When the Buddha was young, Zarathustra was exhorting the Persians, and the Second Isaiah and Ezekiel the Jews; when he became a Buddha, Cyrus was establishing his vast empire, and Confucius was twenty-three; and when he was in his seventies, the Greeks defeated the Persians at Marathon and Greek tragedy was taking shape.
Aeschylus and Sophocles were Buddha’s younger contemporaries; Euripides was probably born a year before Buddha died; Herodotus, Thucydides, and Socrates a few years later. No other age in the history of our world has seen a comparable explosion of such originality in so many widely different regions.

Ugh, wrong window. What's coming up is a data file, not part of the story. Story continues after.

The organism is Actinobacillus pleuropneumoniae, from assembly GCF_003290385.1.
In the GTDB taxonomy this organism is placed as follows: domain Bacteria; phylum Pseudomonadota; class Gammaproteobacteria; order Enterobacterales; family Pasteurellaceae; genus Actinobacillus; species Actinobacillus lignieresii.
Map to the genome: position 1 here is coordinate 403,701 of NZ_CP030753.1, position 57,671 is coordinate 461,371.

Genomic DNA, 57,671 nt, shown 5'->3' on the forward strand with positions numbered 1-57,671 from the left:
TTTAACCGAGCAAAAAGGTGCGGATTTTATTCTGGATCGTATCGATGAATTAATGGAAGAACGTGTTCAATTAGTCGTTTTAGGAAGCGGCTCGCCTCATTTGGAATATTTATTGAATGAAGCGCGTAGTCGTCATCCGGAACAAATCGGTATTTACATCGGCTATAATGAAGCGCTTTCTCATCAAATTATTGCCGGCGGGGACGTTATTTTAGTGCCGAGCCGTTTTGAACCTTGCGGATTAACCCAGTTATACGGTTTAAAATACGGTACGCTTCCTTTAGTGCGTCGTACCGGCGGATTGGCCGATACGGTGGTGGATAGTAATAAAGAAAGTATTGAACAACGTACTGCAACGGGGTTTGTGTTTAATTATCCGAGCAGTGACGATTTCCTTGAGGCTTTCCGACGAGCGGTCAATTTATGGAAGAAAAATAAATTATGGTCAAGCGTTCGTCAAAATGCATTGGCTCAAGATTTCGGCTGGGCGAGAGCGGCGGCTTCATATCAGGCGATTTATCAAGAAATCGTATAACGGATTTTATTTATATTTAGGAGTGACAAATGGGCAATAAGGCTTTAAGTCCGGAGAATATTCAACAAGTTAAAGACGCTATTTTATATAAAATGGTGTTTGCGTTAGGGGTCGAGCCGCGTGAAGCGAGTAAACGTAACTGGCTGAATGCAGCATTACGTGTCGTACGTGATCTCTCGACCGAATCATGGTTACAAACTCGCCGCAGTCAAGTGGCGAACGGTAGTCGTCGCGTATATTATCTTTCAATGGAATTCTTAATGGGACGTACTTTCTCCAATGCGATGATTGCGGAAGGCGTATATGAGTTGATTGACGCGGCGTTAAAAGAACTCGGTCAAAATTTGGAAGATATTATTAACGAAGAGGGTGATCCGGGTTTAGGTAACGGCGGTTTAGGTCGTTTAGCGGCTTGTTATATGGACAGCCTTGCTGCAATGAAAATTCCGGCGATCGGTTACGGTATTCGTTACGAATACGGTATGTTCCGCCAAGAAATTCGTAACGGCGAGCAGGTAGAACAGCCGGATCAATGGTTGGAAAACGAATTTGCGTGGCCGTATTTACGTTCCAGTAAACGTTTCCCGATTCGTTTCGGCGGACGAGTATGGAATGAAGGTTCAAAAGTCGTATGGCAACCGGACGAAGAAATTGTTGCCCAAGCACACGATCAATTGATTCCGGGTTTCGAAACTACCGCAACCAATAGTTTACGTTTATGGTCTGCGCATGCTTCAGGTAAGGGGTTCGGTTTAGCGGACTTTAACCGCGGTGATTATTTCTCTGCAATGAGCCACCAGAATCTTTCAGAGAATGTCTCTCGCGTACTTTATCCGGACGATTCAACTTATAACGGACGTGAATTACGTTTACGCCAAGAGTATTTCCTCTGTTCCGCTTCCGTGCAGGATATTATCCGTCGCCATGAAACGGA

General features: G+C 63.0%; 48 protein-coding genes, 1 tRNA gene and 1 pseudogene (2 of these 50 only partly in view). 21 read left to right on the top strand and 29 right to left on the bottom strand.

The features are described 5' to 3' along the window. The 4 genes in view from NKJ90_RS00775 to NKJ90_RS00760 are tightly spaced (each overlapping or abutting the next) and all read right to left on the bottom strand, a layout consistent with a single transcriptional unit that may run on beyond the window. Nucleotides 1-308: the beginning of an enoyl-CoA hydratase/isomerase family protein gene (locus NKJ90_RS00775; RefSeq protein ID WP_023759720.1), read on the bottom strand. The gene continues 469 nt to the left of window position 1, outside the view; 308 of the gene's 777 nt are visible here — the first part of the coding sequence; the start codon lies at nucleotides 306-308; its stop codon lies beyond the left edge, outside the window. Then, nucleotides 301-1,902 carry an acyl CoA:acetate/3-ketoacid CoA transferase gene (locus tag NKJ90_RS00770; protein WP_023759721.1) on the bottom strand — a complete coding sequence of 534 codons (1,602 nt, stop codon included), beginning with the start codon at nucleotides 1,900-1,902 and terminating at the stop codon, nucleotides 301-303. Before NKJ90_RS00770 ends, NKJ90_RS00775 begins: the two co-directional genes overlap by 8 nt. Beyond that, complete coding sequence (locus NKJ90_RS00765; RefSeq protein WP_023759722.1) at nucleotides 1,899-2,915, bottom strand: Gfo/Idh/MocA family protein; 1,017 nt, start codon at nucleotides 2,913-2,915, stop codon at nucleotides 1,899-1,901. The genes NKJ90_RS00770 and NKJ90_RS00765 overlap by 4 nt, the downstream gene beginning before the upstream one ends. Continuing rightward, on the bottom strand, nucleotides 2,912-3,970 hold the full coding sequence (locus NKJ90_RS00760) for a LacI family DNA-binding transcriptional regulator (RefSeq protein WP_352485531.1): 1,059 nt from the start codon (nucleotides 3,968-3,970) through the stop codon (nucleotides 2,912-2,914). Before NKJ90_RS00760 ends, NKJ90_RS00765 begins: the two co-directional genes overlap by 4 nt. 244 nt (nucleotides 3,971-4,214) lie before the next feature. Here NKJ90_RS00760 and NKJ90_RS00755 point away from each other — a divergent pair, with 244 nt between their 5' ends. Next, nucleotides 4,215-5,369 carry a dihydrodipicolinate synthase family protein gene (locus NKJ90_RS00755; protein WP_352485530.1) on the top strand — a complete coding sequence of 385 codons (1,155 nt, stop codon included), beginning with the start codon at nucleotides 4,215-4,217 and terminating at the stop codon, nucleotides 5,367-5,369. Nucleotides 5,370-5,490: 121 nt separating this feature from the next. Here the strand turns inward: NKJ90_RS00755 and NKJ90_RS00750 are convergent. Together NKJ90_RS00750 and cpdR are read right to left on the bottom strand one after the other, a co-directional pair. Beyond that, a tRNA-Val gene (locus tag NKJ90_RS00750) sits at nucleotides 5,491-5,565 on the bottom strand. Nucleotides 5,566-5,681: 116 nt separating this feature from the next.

Buddha (563 BC-483 BC) lived to age 80. He was born at the foot of the Himalayas, in what is now Nepal, and spent much of his life traveling in northern India. His birth name was Siddhartha Gautama.
Religions in Four Dimensions: Existential, Aesthetic, Historical, Comparative
Background on Walter Kaufmann